When you hear manufacturers’ claims, make skepticism your default attitude. When you hear voters’ concerns, default to curiosity.
When a law or regulation can be interpreted either way, go with the common-sense interpretation that favors the voters’ interests. Don’t devote extra effort to wresting out an interpretation that favors the voting machine companies’ interests. (I’m looking at you, Staff Attorney Michael Haas—1:27:00.)
Demand security from them, not trust
In short, WEC, come over to the voters’ side where you belong.
Footnote: Chair Dean Knudson’s line of questioning, which starts around 50:00, was responsive to concerns about pre-election testing. However, to be fair, that line of questioning challenged only election officials to reduce the risks of barcodes. He did not challenge the manufacturer to eliminate them.
* * *
Note to the media: Voters could use your help in getting the WEC to work on tabulation security, rather than to continue working on reassurance.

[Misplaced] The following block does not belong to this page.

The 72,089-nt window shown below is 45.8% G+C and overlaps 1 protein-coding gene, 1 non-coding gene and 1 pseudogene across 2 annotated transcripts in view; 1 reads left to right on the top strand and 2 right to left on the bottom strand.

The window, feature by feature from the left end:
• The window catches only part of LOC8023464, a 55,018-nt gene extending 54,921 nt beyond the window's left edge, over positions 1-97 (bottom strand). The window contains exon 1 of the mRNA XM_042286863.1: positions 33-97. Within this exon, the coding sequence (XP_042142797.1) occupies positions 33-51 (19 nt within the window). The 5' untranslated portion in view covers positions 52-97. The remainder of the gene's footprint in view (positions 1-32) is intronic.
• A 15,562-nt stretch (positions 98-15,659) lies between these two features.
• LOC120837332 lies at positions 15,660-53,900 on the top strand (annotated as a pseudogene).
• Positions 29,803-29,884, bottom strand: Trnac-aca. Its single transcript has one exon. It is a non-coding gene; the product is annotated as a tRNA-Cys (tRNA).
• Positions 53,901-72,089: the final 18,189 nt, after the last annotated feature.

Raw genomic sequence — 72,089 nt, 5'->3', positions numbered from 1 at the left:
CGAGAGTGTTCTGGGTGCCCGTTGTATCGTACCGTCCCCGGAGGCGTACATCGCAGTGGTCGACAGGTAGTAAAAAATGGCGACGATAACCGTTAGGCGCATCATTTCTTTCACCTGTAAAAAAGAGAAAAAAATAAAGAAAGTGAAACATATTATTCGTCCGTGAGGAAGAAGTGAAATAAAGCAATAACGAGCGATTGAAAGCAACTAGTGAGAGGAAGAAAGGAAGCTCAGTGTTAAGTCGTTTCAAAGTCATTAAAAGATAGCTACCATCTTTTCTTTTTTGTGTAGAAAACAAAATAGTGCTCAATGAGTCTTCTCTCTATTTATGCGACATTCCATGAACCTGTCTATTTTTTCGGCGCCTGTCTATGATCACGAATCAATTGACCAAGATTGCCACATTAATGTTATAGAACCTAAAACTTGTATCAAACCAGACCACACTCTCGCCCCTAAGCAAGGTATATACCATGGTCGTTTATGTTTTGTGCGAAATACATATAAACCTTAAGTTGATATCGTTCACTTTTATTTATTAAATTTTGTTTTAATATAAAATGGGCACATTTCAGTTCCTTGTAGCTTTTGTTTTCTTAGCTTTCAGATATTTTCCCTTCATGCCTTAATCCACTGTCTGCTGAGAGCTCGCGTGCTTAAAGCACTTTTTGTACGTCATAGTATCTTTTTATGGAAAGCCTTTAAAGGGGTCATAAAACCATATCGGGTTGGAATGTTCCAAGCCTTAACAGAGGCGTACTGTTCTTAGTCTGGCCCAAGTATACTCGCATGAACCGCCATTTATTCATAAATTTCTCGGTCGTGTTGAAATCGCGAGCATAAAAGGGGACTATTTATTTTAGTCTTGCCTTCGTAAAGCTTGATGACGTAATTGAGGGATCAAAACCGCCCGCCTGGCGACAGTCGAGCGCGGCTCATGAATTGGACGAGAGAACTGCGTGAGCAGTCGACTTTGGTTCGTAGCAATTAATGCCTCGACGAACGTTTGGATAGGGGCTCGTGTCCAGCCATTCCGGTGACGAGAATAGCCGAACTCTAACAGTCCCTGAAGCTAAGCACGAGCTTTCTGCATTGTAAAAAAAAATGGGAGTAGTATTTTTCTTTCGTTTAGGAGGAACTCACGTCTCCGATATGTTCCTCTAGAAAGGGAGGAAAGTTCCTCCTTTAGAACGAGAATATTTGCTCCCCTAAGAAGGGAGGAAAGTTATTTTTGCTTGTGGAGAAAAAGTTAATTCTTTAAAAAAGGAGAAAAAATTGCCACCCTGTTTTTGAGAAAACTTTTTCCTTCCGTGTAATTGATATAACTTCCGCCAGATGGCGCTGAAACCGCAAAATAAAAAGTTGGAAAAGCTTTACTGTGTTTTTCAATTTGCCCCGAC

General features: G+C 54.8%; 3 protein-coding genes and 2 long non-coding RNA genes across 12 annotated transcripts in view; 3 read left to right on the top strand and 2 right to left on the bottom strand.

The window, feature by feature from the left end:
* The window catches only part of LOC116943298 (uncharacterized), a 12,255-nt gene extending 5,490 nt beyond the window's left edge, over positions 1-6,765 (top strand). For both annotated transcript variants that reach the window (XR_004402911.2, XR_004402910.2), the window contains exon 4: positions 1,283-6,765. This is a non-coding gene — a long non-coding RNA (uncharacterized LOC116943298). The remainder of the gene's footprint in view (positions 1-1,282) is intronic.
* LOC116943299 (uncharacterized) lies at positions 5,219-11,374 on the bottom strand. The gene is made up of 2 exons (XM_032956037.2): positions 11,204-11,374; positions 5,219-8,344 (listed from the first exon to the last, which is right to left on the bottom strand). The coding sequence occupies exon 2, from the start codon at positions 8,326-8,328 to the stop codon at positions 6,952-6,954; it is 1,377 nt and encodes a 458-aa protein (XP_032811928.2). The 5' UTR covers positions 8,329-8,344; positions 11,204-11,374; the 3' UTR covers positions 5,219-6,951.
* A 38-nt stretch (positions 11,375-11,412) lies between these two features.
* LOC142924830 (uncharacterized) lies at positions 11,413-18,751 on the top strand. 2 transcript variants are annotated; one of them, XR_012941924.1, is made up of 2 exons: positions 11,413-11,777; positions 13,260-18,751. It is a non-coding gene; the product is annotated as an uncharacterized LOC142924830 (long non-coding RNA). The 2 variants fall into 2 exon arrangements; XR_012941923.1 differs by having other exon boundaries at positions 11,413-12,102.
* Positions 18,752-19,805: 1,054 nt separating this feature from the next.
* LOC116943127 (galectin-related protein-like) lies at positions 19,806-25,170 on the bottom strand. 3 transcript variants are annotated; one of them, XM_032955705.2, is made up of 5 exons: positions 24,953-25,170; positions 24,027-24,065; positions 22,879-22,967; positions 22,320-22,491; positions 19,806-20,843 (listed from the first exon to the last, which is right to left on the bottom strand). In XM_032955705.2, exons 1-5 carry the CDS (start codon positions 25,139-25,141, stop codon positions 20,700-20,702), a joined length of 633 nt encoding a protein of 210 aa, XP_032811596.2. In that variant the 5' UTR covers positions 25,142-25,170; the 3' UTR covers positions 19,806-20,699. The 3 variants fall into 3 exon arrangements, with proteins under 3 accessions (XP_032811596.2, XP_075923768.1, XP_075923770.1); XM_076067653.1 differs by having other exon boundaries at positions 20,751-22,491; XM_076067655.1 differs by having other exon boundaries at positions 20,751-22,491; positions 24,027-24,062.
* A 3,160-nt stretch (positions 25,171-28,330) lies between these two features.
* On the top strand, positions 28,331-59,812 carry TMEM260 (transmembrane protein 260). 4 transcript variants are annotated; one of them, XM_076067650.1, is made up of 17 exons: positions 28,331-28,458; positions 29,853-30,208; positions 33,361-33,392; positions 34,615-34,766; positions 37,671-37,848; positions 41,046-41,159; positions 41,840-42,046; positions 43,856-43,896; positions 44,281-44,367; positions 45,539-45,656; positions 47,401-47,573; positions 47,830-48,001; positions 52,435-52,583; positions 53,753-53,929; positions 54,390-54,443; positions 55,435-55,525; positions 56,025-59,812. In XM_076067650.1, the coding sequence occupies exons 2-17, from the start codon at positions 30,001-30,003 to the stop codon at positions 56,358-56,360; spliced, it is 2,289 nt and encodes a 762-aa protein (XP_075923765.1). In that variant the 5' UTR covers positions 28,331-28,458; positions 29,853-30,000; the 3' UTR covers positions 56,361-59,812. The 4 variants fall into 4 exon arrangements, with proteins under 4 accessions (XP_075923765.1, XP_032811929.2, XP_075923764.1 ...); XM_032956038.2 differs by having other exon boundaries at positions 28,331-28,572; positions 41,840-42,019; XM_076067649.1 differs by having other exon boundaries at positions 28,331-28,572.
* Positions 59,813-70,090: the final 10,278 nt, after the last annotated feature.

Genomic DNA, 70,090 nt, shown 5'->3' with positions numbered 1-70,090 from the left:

The security problems with barcoding and hybrid BMDs are being taken very seriously outside Wisconsin. Federal election-security legislation has been introduced that would prohibit their use. Senator Tammy Baldwin is co-sponsoring the Senate bill, SB 1472; Representative Mark Pocan voted for the House bill, HR 2722.
If you ever ask WEC about election security, be prepared to receive a list of measures they have taken to protect the voter registration system, WisVote. The list will not explain–unless you press–that those measures don’t protect the tabulation system.
The WEC might also list some things they have done related to securing the tabulation system. Before you file your story, notice which